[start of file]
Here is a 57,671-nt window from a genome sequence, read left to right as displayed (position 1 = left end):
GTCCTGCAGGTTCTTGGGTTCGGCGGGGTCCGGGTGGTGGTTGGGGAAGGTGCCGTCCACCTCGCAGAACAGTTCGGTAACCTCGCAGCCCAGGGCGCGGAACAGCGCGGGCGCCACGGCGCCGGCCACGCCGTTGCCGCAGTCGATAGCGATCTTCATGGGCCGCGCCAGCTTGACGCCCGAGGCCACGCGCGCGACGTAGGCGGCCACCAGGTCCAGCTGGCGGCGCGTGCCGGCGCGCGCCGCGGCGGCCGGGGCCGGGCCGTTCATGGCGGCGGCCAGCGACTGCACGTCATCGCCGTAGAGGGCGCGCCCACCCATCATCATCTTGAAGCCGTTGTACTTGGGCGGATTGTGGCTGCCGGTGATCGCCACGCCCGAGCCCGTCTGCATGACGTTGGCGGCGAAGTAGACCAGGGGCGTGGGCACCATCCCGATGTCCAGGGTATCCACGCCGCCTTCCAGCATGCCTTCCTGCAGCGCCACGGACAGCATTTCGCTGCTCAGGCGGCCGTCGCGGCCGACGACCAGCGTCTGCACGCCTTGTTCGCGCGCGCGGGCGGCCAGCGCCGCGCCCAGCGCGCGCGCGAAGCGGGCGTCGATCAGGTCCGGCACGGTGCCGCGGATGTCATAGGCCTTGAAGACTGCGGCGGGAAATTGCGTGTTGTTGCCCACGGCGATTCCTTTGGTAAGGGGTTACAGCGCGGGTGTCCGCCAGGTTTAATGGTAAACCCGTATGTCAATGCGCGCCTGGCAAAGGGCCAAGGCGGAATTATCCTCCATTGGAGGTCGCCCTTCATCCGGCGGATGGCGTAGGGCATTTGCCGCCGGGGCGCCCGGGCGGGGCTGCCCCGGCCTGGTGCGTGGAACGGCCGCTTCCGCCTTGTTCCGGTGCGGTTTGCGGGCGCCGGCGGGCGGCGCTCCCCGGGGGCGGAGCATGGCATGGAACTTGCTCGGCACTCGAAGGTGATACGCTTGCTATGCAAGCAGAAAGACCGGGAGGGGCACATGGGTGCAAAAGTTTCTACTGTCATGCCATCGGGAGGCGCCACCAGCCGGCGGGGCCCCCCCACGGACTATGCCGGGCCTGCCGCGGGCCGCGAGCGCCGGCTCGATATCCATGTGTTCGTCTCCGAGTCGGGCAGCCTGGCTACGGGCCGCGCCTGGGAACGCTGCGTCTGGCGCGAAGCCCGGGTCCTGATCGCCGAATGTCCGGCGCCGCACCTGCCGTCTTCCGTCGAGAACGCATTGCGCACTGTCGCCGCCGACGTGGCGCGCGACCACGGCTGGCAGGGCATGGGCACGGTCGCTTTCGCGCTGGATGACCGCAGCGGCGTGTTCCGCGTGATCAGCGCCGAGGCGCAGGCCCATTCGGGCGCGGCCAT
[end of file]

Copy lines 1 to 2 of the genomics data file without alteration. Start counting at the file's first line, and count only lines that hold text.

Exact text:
Here is a 57,671-nt window from a genome sequence, read left to right as displayed (position 1 = left end):
GTCCTGCAGGTTCTTGGGTTCGGCGGGGTCCGGGTGGTGGTTGGGGAAGGTGCCGTCCACCTCGCAGAACAGTTCGGTAACCTCGCAGCCCAGGGCGCGGAACAGCGCGGGCGCCACGGCGCCGGCCACGCCGTTGCCGCAGTCGATAGCGATCTTCATGGGCCGCGCCAGCTTGACGCCCGAGGCCACGCGCGCGACGTAGGCGGCCACCAGGTCCAGCTGGCGGCGCGTGCCGGCGCGCGCCGCGGCGGCCGGGGCCGGGCCGTTCATGGCGGCGGCCAGCGACTGCACGTCATCGCCGTAGAGGGCGCGCCCACCCATCATCATCTTGAAGCCGTTGTACTTGGGCGGATTGTGGCTGCCGGTGATCGCCACGCCCGAGCCCGTCTGCATGACGTTGGCGGCGAAGTAGACCAGGGGCGTGGGCACCATCCCGATGTCCAGGGTATCCACGCCGCCTTCCAGCATGCCTTCCTGCAGCGCCACGGACAGCATTTCGCTGCTCAGGCGGCCGTCGCGGCCGACGACCAGCGTCTGCACGCCTTGTTCGCGCGCGCGGGCGGCCAGCGCCGCGCCCAGCGCGCGCGCGAAGCGGGCGTCGATCAGGTCCGGCACGGTGCCGCGGATGTCATAGGCCTTGAAGACTGCGGCGGGAAATTGCGTGTTGTTGCCCACGGCGATTCCTTTGGTAAGGGGTTACAGCGCGGGTGTCCGCCAGGTTTAATGGTAAACCCGTATGTCAATGCGCGCCTGGCAAAGGGCCAAGGCGGAATTATCCTCCATTGGAGGTCGCCCTTCATCCGGCGGATGGCGTAGGGCATTTGCCGCCGGGGCGCCCGGGCGGGGCTGCCCCGGCCTGGTGCGTGGAACGGCCGCTTCCGCCTTGTTCCGGTGCGGTTTGCGGGCGCCGGCGGGCGGCGCTCCCCGGGGGCGGAGCATGGCATGGAACTTGCTCGGCACTCGAAGGTGATACGCTTGCTATGCAAGCAGAAAGACCGGGAGGGGCACATGGGTGCAAAAGTTTCTACTGTCATGCCATCGGGAGGCGCCACCAGCCGGCGGGGCCCCCCCACGGACTATGCCGGGCCTGCCGCGGGCCGCGAGCGCCGGCTCGATATCCATGTGTTCGTCTCCGAGTCGGGCAGCCTGGCTACGGGCCGCGCCTGGGAACGCTGCGTCTGGCGCGAAGCCCGGGTCCTGATCGCCGAATGTCCGGCGCCGCACCTGCCGTCTTCCGTCGAGAACGCATTGCGCACTGTCGCCGCCGACGTGGCGCGCGACCACGGCTGGCAGGGCATGGGCACGGTCGCTTTCGCGCTGGATGACCGCAGCGGCGTGTTCCGCGTGATCAGCGCCGAGGCGCAGGCCCATTCGGGCGCGGCCAT